Fate takes many forms.
When Henry receives a letter from an elderly taxidermist, it poses a puzzle that he cannot resist. As he is pulled further into the world of this strange and calculating man, Henry becomes increasingly involved with the lives of a donkey and a howler monkey named Beatrice and Virgil and the epic journey they undertake together.
With all the spirit and originality that made Life of Pi so beloved, this brilliant new novel takes the reader on a haunting odyssey. On the way, Martel asks profound questions about life and art, truth and deception, responsibility and complicity.
©2010 Yann Martel (P)2010 Random House
"[A] fable-type story with iceberg-deep dimensions reaching far below the surface of its general premise." (Booklist)
This is the saddest book I have ever read! It struck my soul to its core. Because I read for pleasure as well as education I cannot recommend this book to anyone who does not want to be affected on such a level, however the writing and reading is undeniably excellent! It uncovers the horrors of the holocaust in a new and, at first, unrecognizable way. Then hits you with slow creeping revelations.
The negative listener reviews nearly convinced me not to listen. But my sister had read the book and was so affected that she called needing someone to talk to about it. Having been prepared for something awful to happen, I could let the book happen, to be carried along by the narrator whose voice and tone I liked very much. The book is deeply affecting and haunting--the contrast between the palpable love the narrator conveys in the voices of Beatrice and Virgil and the horror of the story increase its effect. I cannot say I completely understand the ending of the book; but I remember having the same feeling at the end of Life of Pi. The author almost lulls you into a feeling of safety and then springs a trap. There is no escape. Suddenly life is revealed for what it really is. You cannot pretend or sleep through it. To survive, you have to wake up. And even this may not be enough. But that is what is most true. It is, I think, the author's intention not to make things easy. And it is the nature of parables to reveal their meanings only over time. So I encourage anyone interested in Yann Martel's work to take a listen. Like the hero of the story, I miss Beatrice and Virgil. You may, too.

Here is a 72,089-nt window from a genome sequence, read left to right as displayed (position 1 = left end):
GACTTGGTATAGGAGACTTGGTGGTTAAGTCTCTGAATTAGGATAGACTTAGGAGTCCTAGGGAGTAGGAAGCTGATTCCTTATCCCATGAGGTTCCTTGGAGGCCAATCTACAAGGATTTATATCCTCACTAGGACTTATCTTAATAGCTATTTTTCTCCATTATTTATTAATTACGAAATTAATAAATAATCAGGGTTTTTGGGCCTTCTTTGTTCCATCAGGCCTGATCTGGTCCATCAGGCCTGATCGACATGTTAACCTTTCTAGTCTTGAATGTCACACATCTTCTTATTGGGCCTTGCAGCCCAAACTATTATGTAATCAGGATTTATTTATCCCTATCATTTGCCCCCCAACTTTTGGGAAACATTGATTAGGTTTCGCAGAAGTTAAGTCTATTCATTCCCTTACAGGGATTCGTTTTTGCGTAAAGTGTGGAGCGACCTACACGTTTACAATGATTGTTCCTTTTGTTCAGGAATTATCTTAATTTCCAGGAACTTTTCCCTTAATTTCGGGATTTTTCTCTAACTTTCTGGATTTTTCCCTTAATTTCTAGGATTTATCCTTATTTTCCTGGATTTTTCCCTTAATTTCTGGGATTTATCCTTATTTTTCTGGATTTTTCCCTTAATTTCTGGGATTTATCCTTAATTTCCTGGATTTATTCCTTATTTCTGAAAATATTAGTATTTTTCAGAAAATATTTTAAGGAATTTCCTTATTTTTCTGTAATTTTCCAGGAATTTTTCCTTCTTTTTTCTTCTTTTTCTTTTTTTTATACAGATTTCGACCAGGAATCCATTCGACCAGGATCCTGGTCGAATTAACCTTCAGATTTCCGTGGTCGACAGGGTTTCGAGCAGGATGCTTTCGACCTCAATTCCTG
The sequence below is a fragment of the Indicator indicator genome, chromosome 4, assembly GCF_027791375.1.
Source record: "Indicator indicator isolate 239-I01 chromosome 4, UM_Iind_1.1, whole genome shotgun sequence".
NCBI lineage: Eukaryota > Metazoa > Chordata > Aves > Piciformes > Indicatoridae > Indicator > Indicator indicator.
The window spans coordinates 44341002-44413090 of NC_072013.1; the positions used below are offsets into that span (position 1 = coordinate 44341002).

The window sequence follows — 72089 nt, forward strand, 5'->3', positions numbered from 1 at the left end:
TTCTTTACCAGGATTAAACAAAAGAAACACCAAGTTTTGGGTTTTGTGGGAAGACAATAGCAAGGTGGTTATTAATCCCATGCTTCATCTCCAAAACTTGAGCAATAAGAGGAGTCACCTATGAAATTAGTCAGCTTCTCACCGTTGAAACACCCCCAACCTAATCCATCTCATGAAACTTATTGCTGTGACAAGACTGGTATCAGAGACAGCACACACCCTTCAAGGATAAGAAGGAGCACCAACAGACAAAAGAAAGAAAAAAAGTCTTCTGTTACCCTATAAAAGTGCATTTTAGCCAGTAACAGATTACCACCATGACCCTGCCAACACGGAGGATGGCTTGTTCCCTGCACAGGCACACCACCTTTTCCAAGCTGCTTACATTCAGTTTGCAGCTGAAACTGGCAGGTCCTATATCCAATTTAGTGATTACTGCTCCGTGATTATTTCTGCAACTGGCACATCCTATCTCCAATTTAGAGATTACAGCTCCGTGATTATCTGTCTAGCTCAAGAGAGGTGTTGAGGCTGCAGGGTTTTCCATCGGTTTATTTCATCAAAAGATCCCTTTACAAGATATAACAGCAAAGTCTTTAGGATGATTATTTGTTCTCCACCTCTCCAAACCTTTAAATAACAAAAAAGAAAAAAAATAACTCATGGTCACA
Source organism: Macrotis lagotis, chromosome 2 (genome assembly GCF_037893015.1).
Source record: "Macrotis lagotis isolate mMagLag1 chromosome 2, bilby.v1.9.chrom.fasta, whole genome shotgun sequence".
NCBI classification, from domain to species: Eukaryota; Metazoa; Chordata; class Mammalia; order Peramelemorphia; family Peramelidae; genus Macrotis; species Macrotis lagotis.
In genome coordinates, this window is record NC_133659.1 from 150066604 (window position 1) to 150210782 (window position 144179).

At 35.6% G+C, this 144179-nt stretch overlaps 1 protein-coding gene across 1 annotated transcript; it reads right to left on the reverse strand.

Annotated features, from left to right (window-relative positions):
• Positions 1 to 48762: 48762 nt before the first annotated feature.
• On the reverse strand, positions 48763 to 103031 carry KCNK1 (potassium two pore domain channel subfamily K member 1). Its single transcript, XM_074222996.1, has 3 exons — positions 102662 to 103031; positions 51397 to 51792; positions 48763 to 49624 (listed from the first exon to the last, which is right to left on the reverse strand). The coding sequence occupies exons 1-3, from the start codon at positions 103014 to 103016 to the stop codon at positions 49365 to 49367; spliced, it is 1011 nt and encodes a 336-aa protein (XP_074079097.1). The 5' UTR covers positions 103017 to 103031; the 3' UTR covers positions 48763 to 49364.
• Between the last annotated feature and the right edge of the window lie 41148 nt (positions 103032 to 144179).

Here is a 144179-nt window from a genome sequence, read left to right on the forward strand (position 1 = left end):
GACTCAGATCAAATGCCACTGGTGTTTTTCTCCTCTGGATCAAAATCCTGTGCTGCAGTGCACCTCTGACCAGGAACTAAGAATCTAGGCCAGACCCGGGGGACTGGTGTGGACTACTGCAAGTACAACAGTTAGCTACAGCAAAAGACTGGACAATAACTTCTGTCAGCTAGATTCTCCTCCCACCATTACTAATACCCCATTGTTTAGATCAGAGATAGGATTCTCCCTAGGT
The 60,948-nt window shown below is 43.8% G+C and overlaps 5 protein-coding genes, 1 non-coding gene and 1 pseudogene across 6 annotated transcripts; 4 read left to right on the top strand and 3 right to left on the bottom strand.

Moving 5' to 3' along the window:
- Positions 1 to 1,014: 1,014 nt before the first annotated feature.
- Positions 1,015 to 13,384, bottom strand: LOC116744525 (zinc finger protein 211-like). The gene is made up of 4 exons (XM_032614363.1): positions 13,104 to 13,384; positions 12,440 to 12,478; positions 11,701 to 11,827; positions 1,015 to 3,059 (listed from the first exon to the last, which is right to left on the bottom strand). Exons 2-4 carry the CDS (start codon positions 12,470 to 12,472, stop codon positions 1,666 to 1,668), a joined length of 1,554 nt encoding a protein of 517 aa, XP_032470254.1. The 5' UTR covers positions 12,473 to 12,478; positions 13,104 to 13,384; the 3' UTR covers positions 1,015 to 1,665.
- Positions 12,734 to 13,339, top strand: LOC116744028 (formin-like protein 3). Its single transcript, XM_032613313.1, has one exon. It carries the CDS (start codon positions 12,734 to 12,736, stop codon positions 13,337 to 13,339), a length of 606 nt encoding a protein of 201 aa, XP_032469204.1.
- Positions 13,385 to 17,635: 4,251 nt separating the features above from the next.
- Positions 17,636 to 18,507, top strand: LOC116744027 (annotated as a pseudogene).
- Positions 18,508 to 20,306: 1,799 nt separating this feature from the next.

If you expect life of pi 2 forget it.If you expect to get uplifted and smile at a great end, forget it.
If you want to search your soul as a human being
then read it. Good luck and thanks to the author.
Mark Bramhall did an excellent job reading the book. He is now one of my three favorite readers, the other two being Joe Barrett and Campbell Scott.
The story was interesting a kept me involved. Not as good as PI, but still quality writing. It will definately appeal to the morbid soul.
Not a beach read, but if you need to be reminded of the horrors (word used intentionally as those who have read will recognize) of the holocaust in a novel (my pun) way, then this might be for you.
I would recommend this book to people who are interested in the study of human behavior. There are instances where the book is very dark and disturbing because the author goes to great lengths to describe torturous acts in finite detail. For that reason, I would caution readers who are looking for a light, "beach" book to stay away from this one.
The author did an excellent job of weaving all of the characters into one story with an ending that is very unexpected. There were subtle hints throughout the tale that were revealed as much more important details once the end comes into view. Although I would have added one other element to the summarizing chapter, the author chose an excellent ending!